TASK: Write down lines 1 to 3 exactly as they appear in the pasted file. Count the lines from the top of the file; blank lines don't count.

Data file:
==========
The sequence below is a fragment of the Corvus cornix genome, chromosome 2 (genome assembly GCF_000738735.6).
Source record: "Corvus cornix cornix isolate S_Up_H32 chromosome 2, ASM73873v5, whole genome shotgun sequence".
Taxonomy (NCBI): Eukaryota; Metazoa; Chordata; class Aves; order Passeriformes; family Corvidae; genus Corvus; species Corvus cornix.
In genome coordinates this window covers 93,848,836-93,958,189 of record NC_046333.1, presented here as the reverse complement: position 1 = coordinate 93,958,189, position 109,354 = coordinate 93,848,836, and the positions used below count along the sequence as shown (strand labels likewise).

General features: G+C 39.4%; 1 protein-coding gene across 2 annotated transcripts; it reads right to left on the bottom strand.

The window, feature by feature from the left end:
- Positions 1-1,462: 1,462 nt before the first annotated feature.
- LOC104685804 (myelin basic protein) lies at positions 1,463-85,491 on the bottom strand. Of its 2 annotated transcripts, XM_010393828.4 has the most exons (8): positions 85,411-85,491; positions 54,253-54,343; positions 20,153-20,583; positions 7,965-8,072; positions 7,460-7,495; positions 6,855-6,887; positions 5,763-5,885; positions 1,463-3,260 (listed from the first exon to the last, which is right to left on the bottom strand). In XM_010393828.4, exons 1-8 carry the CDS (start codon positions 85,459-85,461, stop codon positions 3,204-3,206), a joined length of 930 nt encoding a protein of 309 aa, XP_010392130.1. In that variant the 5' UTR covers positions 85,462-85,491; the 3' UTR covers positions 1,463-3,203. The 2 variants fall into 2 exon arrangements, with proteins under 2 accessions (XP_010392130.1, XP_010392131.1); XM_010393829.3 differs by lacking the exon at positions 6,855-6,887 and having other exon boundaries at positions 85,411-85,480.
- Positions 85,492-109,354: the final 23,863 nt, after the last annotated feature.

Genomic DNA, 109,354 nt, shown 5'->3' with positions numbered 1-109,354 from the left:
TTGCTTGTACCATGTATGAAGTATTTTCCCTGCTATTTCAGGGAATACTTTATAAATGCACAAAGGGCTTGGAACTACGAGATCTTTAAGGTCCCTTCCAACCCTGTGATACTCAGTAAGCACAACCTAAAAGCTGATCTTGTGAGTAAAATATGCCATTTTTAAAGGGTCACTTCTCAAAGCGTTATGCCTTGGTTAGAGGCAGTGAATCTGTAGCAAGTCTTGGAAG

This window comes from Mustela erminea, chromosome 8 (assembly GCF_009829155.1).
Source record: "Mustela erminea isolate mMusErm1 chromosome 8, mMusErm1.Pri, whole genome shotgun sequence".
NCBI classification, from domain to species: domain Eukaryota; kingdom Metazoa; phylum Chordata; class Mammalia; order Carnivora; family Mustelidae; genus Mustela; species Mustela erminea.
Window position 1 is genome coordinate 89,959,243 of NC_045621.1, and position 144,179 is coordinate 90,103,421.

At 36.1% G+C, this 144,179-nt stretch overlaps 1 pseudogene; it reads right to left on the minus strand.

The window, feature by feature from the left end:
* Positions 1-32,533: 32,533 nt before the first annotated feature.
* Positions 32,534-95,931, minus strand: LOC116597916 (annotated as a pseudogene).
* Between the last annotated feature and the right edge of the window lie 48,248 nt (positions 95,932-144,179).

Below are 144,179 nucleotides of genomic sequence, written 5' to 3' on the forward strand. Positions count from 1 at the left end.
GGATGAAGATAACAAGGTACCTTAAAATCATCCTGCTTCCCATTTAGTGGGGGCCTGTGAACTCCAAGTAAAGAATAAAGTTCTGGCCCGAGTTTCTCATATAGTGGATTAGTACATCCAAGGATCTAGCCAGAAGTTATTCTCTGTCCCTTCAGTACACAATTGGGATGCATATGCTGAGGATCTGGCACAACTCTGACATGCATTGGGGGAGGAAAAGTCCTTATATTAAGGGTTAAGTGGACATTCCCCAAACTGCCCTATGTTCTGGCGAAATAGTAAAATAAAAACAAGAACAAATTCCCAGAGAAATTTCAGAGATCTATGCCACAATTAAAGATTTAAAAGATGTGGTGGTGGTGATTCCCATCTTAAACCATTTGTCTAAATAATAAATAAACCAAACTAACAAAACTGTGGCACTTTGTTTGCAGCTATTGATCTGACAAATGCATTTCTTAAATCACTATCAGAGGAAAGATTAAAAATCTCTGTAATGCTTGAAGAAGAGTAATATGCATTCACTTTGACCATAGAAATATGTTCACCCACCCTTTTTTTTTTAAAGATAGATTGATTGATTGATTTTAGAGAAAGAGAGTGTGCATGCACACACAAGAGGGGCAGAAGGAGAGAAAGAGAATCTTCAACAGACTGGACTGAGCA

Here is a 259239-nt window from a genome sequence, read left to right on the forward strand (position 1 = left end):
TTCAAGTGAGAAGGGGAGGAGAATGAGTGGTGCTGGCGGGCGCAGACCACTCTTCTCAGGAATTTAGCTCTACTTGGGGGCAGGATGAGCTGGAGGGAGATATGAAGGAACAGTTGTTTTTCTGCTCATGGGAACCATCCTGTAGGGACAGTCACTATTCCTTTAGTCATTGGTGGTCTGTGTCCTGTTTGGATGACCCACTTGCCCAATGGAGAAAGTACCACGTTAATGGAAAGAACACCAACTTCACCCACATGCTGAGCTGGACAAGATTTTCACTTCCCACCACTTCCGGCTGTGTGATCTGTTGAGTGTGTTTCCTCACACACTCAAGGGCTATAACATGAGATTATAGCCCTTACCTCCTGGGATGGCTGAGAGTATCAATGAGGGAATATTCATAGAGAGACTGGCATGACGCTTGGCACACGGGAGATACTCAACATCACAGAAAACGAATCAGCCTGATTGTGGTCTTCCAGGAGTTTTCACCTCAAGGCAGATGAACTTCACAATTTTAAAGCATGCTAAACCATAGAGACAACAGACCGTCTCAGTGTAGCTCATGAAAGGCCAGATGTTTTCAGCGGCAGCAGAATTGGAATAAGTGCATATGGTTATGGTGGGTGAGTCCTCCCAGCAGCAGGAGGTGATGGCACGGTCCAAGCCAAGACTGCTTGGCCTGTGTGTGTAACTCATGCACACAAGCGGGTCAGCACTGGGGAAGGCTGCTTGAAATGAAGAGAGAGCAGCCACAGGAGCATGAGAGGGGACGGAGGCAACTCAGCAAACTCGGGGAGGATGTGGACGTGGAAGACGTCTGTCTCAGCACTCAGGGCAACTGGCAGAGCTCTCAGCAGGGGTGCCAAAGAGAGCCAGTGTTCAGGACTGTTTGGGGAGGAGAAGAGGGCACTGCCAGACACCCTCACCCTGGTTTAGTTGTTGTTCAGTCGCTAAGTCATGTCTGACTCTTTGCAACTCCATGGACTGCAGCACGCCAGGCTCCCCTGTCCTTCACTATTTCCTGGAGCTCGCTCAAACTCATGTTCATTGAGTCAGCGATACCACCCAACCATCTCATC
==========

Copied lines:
The sequence below is a fragment of the Corvus cornix genome, chromosome 2 (genome assembly GCF_000738735.6).
Source record: "Corvus cornix cornix isolate S_Up_H32 chromosome 2, ASM73873v5, whole genome shotgun sequence".
Taxonomy (NCBI): Eukaryota; Metazoa; Chordata; class Aves; order Passeriformes; family Corvidae; genus Corvus; species Corvus cornix.